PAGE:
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NBA settlement scorned by Netizens

Web sites spring into action to report news of the NBA settlement, but if cyberspace is any indication, the league will struggle to win back disgruntled fans.

Web sites sprung into action to report news of the NBA settlement, but if cyberspace is any indication, the league will struggle to win back disgruntled fans.

Relying heavily on Associated Press reporter Chris Sheridan, news sites ranging from FoxSports to the Washington Post quickly reported the details of the breakthrough. Later in the day, in-house reporters and columnists began to weigh in.

In what may be a sign of indifference, "fan pages" dedicated to NBA teams straggled behind, with many remaining unchanged from the end of last season's action. Meanwhile, newsgroup sentiment trended toward cynicism.

After a secret nighttime bargaining session between league executives and players union representatives, the two parties this morning agreed to end a six-month-old lockout, salvaging the 1998-99 season with a truncated 50-game schedule. NBA players already have voted to approve the agreement, according to Sheridan's updated account on FoxSports, but the six-year deal still must be OK'd by the league's board of governors, which had been set to meet tomorrow to consider canceling the season.

The two sides had fought over dividing some $2 billion in annual revenues, with negotiations hinging on salary caps and the proportion of revenues to be paid as players' salaries. The drama came to seen by the public as out-of-touch bickering over million-dollar salaries, since NBA players enjoy the highest salaries in U.S. (and thus probably worldwide) professional sports.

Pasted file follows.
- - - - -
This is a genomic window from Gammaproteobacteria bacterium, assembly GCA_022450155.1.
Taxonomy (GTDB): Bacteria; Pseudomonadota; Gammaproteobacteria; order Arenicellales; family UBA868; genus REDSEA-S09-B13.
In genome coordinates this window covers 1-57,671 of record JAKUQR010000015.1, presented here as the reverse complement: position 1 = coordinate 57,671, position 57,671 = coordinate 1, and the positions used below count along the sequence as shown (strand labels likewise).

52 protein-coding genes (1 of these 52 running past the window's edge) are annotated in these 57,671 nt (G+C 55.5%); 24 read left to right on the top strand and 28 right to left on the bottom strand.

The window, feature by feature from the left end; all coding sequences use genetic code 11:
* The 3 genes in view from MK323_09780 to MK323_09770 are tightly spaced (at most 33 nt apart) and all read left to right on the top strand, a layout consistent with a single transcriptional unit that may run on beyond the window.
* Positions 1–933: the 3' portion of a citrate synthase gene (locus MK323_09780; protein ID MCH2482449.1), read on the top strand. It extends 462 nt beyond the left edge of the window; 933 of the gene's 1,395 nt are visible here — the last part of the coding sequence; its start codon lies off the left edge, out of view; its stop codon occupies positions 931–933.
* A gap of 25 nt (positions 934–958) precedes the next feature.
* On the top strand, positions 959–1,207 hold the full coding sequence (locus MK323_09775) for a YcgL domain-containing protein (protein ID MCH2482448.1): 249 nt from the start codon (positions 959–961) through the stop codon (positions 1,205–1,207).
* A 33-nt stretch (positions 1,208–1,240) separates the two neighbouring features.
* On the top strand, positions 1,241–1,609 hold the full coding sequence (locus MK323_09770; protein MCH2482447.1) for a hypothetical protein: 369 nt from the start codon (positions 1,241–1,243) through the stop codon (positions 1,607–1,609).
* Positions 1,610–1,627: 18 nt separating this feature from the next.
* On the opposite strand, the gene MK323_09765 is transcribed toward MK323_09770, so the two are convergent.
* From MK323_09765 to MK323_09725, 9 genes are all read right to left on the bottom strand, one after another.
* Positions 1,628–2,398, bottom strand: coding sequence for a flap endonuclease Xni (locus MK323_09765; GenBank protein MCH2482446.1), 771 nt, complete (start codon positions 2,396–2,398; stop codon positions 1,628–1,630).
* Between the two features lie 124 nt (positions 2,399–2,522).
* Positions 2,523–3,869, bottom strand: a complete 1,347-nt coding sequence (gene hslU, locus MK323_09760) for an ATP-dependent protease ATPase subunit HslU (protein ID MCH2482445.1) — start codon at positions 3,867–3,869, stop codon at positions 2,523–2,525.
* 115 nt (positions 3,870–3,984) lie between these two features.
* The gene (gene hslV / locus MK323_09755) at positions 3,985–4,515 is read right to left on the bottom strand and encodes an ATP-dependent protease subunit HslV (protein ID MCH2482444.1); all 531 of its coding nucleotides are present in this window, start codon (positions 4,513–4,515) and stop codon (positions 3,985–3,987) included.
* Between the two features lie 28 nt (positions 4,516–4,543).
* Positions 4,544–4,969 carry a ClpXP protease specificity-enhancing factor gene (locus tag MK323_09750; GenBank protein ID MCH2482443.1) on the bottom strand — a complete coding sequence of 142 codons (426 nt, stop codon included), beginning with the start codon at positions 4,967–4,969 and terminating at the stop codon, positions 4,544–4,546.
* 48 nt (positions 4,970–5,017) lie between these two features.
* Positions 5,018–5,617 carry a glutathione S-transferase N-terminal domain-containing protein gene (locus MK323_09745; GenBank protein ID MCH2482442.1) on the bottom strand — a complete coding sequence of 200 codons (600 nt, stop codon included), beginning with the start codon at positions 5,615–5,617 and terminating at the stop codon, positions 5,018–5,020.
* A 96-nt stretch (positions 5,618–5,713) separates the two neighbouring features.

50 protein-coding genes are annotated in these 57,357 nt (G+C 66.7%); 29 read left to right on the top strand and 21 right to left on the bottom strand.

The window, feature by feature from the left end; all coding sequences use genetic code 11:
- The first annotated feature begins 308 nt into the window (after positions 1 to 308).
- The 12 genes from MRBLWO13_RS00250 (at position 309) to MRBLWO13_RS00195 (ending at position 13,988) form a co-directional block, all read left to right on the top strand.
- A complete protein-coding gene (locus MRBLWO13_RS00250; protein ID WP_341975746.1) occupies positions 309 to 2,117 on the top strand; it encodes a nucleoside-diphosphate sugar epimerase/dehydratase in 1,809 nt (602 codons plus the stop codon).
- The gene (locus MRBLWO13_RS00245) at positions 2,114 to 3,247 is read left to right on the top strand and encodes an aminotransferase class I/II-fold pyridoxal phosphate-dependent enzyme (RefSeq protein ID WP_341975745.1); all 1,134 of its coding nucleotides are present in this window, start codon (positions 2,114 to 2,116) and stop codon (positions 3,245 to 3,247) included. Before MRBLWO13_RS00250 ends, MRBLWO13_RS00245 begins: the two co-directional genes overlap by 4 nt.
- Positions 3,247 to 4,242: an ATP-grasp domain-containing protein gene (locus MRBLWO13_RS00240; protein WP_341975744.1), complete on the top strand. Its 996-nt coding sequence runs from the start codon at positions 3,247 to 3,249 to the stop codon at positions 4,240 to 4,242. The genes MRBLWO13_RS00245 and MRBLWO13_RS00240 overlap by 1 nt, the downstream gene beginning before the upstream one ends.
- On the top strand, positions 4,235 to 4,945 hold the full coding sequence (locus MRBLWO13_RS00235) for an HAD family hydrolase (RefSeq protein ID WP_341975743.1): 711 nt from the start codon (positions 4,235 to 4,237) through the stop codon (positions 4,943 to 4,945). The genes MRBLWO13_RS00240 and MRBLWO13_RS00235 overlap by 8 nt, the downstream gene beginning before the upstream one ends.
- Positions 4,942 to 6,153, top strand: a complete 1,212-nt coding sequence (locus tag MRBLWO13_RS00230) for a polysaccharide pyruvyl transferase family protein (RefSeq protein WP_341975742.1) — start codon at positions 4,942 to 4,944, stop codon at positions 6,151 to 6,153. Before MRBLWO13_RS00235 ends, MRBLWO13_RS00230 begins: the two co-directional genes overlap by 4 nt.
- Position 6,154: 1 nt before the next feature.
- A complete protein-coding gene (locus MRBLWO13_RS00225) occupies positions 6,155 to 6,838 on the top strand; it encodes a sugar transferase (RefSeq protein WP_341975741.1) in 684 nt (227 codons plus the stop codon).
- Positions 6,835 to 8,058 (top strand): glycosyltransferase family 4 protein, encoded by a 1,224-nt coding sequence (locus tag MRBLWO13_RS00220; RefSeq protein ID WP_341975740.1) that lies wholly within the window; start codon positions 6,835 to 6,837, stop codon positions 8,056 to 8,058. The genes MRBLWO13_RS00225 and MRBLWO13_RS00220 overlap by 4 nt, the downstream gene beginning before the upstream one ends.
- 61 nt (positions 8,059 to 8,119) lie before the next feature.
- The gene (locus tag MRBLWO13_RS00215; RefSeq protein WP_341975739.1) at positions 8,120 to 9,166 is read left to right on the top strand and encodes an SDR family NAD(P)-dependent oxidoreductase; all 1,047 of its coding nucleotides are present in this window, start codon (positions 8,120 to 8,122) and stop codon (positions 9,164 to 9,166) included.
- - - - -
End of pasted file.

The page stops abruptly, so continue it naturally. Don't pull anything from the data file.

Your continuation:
ESPN treated the story with a neutral banner headline--"Lockout over; season on"--but its user poll was more revealing.

In a three-hour time span beginning after 9 a.m. PT, more than 18,000 of 32,000 respondents (some 56 percent) answered the question: "Now that the NBA lockout is over, how do you feel about the upcoming season?" by saying they had "no interest at all." Another 8,800 respondents (27 percent) said they were only mildly interested.

In, Preston Crawford went further. "I'm mad the lockout ended. I was hoping all these losers would take it in the shorts. Now the best I can hope for is that the fans are smart enough to stay away."

To be sure, though, many fans are anxious for the game to resume. As Bryant Durrell put it in the same newsgroup, "The next four weeks are going to be entertaining to watch. Free agent mania!"

Sites like the league's official and, which Webcasts pro games, are certain to be busy in anticipation of the season's expected February 2 opening. Meanwhile, sports fans on the Web, typically among the more fervent, may provide a good indication of whether and when fans return to the game.